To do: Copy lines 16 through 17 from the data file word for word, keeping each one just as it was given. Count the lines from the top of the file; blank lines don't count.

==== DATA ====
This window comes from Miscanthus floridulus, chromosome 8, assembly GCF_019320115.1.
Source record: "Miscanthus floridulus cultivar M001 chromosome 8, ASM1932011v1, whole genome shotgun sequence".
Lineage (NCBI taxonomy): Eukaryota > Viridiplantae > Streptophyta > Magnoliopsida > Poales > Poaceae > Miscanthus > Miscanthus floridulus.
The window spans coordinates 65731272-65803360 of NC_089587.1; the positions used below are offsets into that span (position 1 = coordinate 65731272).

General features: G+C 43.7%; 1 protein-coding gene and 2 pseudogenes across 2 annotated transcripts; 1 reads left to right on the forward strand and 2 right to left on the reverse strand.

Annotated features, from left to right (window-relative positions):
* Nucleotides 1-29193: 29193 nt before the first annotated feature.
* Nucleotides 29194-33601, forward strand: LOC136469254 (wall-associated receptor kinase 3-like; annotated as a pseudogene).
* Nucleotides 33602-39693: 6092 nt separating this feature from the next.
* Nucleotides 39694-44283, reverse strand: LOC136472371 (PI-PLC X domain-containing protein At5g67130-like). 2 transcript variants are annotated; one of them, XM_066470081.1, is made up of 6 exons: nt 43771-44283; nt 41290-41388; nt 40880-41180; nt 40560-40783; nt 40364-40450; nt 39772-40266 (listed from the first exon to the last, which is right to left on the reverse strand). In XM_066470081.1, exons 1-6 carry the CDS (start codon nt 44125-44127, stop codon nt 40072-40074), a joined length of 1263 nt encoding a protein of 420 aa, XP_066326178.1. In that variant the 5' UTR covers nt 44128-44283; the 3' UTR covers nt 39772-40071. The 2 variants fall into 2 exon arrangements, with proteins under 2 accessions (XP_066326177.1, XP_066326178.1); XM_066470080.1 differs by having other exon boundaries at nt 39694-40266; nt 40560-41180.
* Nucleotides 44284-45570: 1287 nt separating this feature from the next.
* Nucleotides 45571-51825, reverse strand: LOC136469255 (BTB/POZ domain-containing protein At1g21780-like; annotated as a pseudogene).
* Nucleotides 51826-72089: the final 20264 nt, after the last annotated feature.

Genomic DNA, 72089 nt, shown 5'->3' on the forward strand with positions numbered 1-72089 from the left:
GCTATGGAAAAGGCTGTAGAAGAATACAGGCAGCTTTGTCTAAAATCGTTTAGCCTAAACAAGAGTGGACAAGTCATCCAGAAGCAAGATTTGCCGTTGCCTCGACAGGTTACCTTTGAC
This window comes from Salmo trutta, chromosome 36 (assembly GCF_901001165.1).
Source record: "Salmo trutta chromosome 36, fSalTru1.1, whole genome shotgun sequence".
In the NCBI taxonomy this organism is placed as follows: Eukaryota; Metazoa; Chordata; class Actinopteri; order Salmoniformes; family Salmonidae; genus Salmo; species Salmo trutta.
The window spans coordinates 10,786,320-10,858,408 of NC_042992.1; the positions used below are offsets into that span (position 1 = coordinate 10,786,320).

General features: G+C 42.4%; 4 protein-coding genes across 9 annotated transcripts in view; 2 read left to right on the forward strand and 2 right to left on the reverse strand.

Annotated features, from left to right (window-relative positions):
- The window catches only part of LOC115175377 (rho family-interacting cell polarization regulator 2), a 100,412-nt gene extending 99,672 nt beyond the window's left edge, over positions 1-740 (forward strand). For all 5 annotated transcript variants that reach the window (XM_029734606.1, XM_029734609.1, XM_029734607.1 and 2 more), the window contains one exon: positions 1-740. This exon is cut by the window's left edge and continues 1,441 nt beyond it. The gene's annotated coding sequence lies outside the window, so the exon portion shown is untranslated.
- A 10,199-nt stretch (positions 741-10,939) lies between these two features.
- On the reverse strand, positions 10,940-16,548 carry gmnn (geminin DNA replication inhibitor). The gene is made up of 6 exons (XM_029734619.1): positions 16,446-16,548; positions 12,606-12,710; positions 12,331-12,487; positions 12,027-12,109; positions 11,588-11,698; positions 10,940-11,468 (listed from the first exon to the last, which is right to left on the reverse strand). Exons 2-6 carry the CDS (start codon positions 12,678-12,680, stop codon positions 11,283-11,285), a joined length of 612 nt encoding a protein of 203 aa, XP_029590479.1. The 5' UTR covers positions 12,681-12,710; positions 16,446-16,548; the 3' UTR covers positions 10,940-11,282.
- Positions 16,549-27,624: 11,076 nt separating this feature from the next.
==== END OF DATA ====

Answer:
This window comes from Salmo trutta, chromosome 36 (assembly GCF_901001165.1).
Source record: "Salmo trutta chromosome 36, fSalTru1.1, whole genome shotgun sequence".